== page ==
Netanyahu’s Deafening Silence On Trump’s ‘Dual Loyalty’ Is A Betrayal Of Israel’s Founding Principles
Has Israel lost the principles upon which it was founded?
I’m a Jewish immigrant living in America and I’m getting sick of this. Really sick.
From the time he was a candidate up until today, President Trump has bashed immigrants, every day and every night. And every now and then, he has made statements about Jews that, to put it mildly, “rhyme” with anti-Semitic tropes.
Tuesday evening was the peak of it, where he used the words “Jews” and “disloyal” in the same sentence. The democratically elected President of the United States of America hinted that Jews who vote for his opposing party are disloyal. I don’t care who he meant. That is, frankly, irrelevant.
The morning after, looking for some comfort, I scanned the Twitter accounts of the most prominent Israeli politicians, from left and right, religious and secular, government or opposition. As an Israeli, and as someone who was born and raised in a small Jewish community, I was hoping for for some active Israeli politicians to condemn Trump’s comments.
Because his comments need to be condemned, first and foremost by the State of Israel. After all, Israel ought to stand up against anti-Semitism to defend Jews wherever they are.
Well, I found nothing. Nothing from Prime Minister Netanyahu. Nothing from the speaker of the Knesset, Yuli Edelstein. Nothing from Foreign Minister Israel Katz, who is in Washington DC on an official visit this week. Nothing from any of the ministers in the cabinet.
Nothing from politicians on the right such as Ayelet Shaked, Naftali Bennet, Minister Rafi Peretz or Minister Bezalel Smutrich (not that the positions of the latter two are particularly aligned with morality).
Nothing from politicians in the “center”, who accuse Netanyahu of not being enough of a statesman, such as Benny Gantz, Yair Lapid and the rest of the “Cachol Lavan” leadership, who are hoping to be in government in a few weeks from now.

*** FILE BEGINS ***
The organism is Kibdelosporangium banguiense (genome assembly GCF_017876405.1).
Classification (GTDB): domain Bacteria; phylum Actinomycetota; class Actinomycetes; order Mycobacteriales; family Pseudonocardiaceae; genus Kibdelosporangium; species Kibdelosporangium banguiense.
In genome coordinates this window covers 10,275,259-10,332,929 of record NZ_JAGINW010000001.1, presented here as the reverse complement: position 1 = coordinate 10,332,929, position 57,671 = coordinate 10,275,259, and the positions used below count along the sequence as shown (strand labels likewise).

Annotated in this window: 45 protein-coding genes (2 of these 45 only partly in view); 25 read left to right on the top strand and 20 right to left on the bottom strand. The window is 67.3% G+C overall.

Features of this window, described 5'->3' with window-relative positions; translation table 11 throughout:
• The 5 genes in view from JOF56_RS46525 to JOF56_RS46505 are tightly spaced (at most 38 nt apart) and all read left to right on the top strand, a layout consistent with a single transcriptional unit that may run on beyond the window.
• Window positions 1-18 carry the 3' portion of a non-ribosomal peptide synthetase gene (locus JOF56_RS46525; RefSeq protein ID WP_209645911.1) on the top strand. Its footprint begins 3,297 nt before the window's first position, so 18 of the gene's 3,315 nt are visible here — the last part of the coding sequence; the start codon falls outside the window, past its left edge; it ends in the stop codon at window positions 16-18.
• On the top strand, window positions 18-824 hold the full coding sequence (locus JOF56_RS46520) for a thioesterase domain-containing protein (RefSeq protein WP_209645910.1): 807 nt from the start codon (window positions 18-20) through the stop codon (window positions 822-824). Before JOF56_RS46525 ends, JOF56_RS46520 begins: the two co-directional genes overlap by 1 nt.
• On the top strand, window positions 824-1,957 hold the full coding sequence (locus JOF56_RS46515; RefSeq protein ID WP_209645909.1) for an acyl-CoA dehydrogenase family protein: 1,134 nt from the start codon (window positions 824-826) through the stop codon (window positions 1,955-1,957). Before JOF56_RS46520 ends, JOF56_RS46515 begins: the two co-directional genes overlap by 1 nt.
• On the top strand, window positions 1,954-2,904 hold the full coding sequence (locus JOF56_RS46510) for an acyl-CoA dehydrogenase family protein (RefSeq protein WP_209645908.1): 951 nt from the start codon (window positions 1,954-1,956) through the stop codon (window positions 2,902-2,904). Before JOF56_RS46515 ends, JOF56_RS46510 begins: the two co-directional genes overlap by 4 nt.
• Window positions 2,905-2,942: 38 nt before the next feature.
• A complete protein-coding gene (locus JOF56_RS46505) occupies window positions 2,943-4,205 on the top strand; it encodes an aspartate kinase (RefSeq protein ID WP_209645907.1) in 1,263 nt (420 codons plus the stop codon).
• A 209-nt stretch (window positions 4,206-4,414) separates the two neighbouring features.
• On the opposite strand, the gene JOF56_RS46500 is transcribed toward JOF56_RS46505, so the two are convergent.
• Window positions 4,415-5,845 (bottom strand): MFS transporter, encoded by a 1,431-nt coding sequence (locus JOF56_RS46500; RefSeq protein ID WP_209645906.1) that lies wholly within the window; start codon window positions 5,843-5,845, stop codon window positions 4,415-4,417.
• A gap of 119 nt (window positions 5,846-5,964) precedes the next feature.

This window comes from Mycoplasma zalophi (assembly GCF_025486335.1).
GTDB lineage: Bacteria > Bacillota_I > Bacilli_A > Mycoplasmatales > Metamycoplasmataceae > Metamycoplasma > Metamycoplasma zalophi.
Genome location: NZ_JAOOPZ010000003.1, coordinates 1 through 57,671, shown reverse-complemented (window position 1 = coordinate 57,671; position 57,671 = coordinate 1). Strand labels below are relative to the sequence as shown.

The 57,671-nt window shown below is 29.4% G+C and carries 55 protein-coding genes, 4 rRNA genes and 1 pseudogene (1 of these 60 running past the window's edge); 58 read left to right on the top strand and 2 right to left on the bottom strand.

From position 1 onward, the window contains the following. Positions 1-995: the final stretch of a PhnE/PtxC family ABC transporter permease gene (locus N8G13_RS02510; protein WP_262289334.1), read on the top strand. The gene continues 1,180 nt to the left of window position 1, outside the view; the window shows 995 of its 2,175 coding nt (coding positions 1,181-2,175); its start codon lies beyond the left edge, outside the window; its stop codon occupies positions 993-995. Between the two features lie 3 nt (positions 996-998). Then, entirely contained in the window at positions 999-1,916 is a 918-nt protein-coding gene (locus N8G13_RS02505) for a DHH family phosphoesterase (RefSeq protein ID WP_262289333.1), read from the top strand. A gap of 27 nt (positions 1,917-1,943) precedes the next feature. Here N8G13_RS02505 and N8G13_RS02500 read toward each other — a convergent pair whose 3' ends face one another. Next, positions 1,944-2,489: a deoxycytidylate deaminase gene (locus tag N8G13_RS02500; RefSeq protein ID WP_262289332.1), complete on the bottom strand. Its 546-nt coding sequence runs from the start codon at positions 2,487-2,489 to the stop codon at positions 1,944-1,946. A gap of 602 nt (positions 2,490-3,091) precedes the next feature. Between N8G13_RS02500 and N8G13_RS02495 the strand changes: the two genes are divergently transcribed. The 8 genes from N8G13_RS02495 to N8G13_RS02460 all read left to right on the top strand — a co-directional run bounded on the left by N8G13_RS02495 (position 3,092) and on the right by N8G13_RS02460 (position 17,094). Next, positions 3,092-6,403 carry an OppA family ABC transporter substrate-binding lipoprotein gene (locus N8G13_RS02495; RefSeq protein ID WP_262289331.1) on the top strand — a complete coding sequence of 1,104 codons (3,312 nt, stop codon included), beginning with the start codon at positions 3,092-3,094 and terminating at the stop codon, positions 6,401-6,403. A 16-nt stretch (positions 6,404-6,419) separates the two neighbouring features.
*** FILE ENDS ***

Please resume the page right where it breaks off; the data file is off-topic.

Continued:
And almost nothing from the left: Not from the almost-defunct labor party. No condemnation from former Israeli Prime Minister Ehud Barak who is running under a new alliance with Meretz. Nothing from Lieberman, who suddenly decided to proclaim himself as a liberal, secular voice, nor from ultraorthodox parties.
There were two notable exceptions: Nitzan Horowitz, head of the Democratic Camp, condemned Trump’s remarks on Twitter, and Ayman Odeh, head of the United (Arab) List, told Times of Israel, “I don’t know what is more repugnant, the anti-Semitic statement of US President Donald Trump or the hypocritical silence of Prime Minister Benjamin Netanyahu.”
Institutionally, there was also very little comment. Nothing coming from the Ministry of Foreign Affairs. Nothing from the Israeli Embassy in Washington. Nothing.
Only President Ruvi Rivlin came to the rescue. He tweeted about his conversation with the Speaker of the House, Nancy Pelosi, and said, “Our connection is a bond between peoples, which relies on historical ties, deep and strong friendships and shared values that do not derive from one or the other party connection.”
President Rivlin has become the only adult in the room.
The silence from Israeli government officials as well as main opposition leaders is beyond shameful. Especially since they actually do know how to publicly challenge high-level U.S. officials.
Remember how Netanyahu came to speak at the US congress to challenge President Obama’s deal with Iran? Remember how former Minister of Defense Bogi Ya’alon (today one of the leaders of Blue White, the main opposition party) said that Secretary of State John Kerry was being messianic? Just a week ago, they all rushed to talk about the two congresswomen who were not let into Israel.
If Israeli politicians are unable or unwilling to call out the President of the United States when he accuses American Jews of being disloyal, this says something about the poor state of Israel-Diaspora relationship. And this cannot be substituted by any “good deed” the administration can do with respect to Israel. It is bigger than that.
Without stepping up to the President of the United States and pressuring him to apologize, it would look like Israel has forgotten the principles upon which it was founded: to be the homeland of the Jewish people, a safe haven for Jews all around the world, and the first line of defense against anti-Semitism, wherever it comes from.
Otherwise, what’s the point?
Dany Bahar is an Israeli and Venezuelan economist. He is currently a David M. Rubenstein Fellow at the Brookings Institution and an associate at Harvard Center for International Development. He tweets under the handle @dany_bahar